Building Products Without Coding
How we mashed together five existing services into an MVP
When building products you should measure your progress by the assumptions you’ve managed to test, and not by how many lines of code you’ve written.
In some cases — if it’s possible to validate the idea using existing tools — writing code might actually slow you down, and should be avoided.
When Andreas and I launched our current side project, BugRex , we wanted to follow this way of thinking rigorously. So instead of coding, we created a functional prototype by squeezing together five different services.
In this article I’d like to share how we did it.
Note: This is not a one-size-fits-all approach, and thus should not be seen as a formula for building products, but an alternative route, which has both benefits and downsides.
BugRex.com is a website where you get on-demand coding help; a two sided marketplace where developers help other developers over chat. We wanted our prototype to help us answer these questions:
- Are developers interested in getting coding help over chat?
- How much are they willing to pay for it?
- How much will experts demand in order to help others over chat?
In order to answer these questions we figured we needed the following functionalities:
- A nice looking website
- Chat between customers and experts
- Dispatch system to notify experts of new chats
- Payment solution
- An application form for experts
Let’s have a look at how we created each one of these functionalities by using existing services.
Landing Page — Unbounce
Naturally, we started off with the landing page. There is no reason to code this yourself, as there is an entire industry of companies offering it to you. We chose Unbounce , which makes is super easy to design it however you like.
Note: At this point, our service was branded ReactHelp.com, as we wanted to start off with a niche initially, and a ‘trashable’ brand we could easily discard.
We later moved from Unbounce to GitHub Pages once we needed more customization than Unbounce could offer us. But we’re very glad we didn’t waste a minute of time coding our first landing page.
Time saved using Unbounce, as opposed to coding the HTML&CSS ourselves: 5 hours.
Chat solution — Olark
We also needed a chat solution, as expert developers were supposed to help struggling developers with coding issues over chat.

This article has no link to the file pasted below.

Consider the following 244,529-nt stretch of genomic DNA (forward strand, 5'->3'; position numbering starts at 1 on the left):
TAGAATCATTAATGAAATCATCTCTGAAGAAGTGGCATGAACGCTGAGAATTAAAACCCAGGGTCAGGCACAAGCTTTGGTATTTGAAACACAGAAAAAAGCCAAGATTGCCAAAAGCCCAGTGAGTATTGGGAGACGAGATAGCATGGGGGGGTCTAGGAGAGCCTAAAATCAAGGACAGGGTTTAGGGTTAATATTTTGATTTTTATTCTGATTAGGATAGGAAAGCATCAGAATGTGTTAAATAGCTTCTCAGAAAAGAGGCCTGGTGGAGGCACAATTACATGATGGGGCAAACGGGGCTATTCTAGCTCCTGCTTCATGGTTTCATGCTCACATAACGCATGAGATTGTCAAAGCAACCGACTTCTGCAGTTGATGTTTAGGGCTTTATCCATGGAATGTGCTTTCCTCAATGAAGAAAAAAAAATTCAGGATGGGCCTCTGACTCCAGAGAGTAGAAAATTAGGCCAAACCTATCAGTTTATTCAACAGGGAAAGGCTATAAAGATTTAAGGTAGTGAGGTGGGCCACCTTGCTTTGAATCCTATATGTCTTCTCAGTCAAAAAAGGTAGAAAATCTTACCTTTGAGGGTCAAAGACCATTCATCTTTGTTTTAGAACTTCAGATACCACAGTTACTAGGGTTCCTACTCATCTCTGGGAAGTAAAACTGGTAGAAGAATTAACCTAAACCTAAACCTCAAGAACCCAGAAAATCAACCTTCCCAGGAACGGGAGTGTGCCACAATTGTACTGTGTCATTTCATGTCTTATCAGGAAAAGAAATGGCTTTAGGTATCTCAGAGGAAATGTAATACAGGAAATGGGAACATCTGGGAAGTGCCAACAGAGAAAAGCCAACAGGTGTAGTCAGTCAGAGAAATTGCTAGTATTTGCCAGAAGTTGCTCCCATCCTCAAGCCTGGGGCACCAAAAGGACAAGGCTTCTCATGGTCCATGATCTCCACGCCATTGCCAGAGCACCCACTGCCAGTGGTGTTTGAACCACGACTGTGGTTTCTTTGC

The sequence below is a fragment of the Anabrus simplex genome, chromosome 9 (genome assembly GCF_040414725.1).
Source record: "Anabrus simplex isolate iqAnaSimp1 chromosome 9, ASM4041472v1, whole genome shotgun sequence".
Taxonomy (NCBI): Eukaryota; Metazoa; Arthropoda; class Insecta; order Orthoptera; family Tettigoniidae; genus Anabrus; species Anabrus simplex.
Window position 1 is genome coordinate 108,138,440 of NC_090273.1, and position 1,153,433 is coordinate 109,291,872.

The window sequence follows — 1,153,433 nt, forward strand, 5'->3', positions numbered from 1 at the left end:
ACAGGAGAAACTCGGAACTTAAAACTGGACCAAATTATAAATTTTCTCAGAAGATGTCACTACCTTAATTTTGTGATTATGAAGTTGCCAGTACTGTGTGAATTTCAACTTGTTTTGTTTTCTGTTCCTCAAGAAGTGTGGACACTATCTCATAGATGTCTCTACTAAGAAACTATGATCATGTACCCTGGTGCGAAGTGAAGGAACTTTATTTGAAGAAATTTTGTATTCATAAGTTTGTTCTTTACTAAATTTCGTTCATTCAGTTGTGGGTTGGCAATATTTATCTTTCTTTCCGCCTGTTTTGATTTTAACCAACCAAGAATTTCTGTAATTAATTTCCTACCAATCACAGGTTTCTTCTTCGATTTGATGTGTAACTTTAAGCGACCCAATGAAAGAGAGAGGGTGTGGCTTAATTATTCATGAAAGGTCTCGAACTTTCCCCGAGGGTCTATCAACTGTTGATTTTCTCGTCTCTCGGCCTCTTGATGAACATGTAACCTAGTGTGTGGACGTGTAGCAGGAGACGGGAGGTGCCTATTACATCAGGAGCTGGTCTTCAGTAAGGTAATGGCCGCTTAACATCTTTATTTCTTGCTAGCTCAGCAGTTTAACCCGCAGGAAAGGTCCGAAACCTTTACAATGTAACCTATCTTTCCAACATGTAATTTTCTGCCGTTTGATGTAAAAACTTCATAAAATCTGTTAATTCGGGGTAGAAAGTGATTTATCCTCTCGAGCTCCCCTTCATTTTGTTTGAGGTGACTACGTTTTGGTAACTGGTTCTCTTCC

After looking at multiple ways to include this, we landed on Olark , which had everything we needed to get started.
Integrating Olark with Unbounce was a matter of clicking a button.
Time saved as opposed to coding a chat solution ourselves: a week? A month?
Dispatch system — Trillian
However, a chat solution wasn’t enough. We needed a way to notify our experts about new incoming chats through their phones. Otherwise we’d have to require them to sit by a computer awaiting new chats at any given time.
Olark doesn’t have a mobile app, as it’s a customer service solution more focused on desktop. But luckily, you can integrate Olark with the Trillian chat client, which works on both iOS and Android and allows push notifications, which basically is everything we need. This would have been a major pain to build ourselves.
Time saved as opposed to creating our own mobile chat client: several weeks..
Payments — PayPal
For payments we originally wanted to integrate with Stripe, but that would have involved coding, so we went for PayPal.me instead, which is an elegant payment page for your PayPal account. By telling every expert to get a PayPal.me account, they had a slick way to receive payments, which also felt safe.
This meant that the money would be funneled directly from the user to the expert, and not through BugRex. However, whether or not BugRex would be able to take a cut of the transactions wasn’t one of the assumptions we wanted to test, so we viewed this as a compromise worth taking.
Time saved as opposed to using Stripe: 8 hours.
Application Forms — TypeForm
Finally, we added a form to receive applications from people who wanted to become experts. There’s a wealth of products offering forms, and they create them much more beautiful forms than I’m able to.
We chose TypeForm because of their nice interface, nicely designed forms and freemium model.
Time saved as opposed to creating our own forms: 6 hours.
Total time saved
Based on my rough and unscientific assumptions, we saved somewhere between 3 weeks and 3 months by using pre-built tools as opposed to coding it ourselves.
So next time you open up that code editor, ask yourself: do I need to build this feature or have someone else built it for me?
If the answer is the latter, you might be better off not writing a single line of code.
Thanks for reading! My name is Per Harald Borgen. Follow me if you want to read more about learning new stuff.
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